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How to Determine a Fair Spousal Maintenance AgreementSpousal maintenance is not a requirement for every divorce agreement but is often included because it is considered fair compensation for the recipient. If there is a large income discrepancy between spouses, then the recipient may be entitled to financial support from the payor. What is a fair amount of maintenance to award and how long should the payments continue? Illinois courts consider factors such as the duration of the marriage, the income potential of the recipient, and how long the recipient may need to become self-supporting. There are other factors that can be relevant to a spousal maintenance ruling:

  1. Standard of Living: The spousal maintenance recipient is not limited to receiving only enough support to live off of. If the spouses had an expensive lifestyle during their marriage, then it is reasonable for both spouses to be able to continue a similar lifestyle after the divorce. It would be unfair to expect a lower-income spouse to live a much poorer lifestyle while the other spouse keeps the same standard of living, especially if both spouses and their children had become accustomed to that lifestyle after several years.
  2. Career Sacrifice: When one spouse becomes highly successful in their career, it is often possible because of sacrifices that the other spouse made. The other spouse may have foregone earning a college education or quit their job in order to raise the children or help their spouse start a new business. Now that they are separated, the other spouse may have difficulty finding a job to support themselves. They may need time to complete their college education or update their job skills. It is fair to expect the higher-income spouse to support the lower-income spouse if they owe their success in part to their spouse’s sacrifice.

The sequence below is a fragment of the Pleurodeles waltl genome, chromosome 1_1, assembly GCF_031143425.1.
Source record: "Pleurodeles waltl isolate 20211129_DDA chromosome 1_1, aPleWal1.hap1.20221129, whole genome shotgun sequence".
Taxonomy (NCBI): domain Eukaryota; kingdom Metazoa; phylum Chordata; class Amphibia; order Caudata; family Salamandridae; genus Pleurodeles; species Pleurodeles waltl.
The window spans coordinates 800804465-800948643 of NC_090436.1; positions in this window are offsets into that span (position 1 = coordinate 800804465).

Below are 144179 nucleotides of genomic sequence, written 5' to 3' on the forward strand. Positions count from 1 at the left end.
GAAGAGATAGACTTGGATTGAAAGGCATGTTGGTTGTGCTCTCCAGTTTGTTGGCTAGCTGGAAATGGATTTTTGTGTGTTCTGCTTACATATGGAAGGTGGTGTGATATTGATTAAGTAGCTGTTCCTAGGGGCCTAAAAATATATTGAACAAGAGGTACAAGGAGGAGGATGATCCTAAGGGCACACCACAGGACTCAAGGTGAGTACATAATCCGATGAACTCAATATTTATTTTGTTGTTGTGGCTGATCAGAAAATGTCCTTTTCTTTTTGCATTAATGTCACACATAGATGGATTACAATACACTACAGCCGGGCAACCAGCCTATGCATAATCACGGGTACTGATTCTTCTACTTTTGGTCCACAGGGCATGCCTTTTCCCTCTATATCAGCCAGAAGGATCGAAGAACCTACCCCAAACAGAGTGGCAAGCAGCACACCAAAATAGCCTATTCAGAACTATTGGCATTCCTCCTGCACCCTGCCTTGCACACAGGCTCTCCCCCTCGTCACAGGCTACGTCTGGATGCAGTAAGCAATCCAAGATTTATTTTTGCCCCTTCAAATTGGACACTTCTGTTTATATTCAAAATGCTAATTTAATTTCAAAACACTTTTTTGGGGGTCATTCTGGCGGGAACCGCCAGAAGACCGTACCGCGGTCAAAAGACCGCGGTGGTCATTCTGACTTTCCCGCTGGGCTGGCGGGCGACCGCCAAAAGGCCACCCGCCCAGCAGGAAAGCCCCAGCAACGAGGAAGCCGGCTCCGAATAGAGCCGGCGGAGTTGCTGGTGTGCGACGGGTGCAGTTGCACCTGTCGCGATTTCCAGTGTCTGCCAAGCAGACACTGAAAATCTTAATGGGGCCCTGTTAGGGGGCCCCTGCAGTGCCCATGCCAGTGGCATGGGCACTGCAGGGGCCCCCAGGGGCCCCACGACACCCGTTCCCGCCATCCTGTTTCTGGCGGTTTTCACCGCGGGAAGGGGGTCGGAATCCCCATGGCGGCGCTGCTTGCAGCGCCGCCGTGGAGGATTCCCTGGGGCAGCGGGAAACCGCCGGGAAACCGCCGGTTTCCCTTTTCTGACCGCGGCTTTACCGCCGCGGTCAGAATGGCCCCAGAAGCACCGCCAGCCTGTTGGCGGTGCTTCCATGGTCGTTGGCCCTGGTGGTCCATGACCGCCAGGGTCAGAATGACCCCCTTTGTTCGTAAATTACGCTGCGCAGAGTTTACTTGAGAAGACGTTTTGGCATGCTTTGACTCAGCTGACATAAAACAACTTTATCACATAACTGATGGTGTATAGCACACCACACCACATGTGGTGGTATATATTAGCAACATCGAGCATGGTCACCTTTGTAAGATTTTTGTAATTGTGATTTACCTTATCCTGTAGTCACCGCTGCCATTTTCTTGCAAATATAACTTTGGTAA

3. Parental Responsibilities: Divorcing parents already have child support to cover their child-related expenses. However, the division of parenting time can have an indirect effect on the parents’ incomes. If one parent is responsible for significantly more parenting time, then they may be limited in the number of hours they can work or projects they can take on. With these limits to their ability to increase their income, they may be more reliant on spousal maintenance payments.

Contact a Naperville, Illinois, Divorce Attorney

Negotiating spousal maintenance can be tricky because there is greater flexibility in determining the amount and duration of the payments than with child support. A DuPage County divorce lawyer at Calabrese Associates, P.C., will help you determine what a fair maintenance agreement would be. To schedule a consultation, call 630-393-3111.

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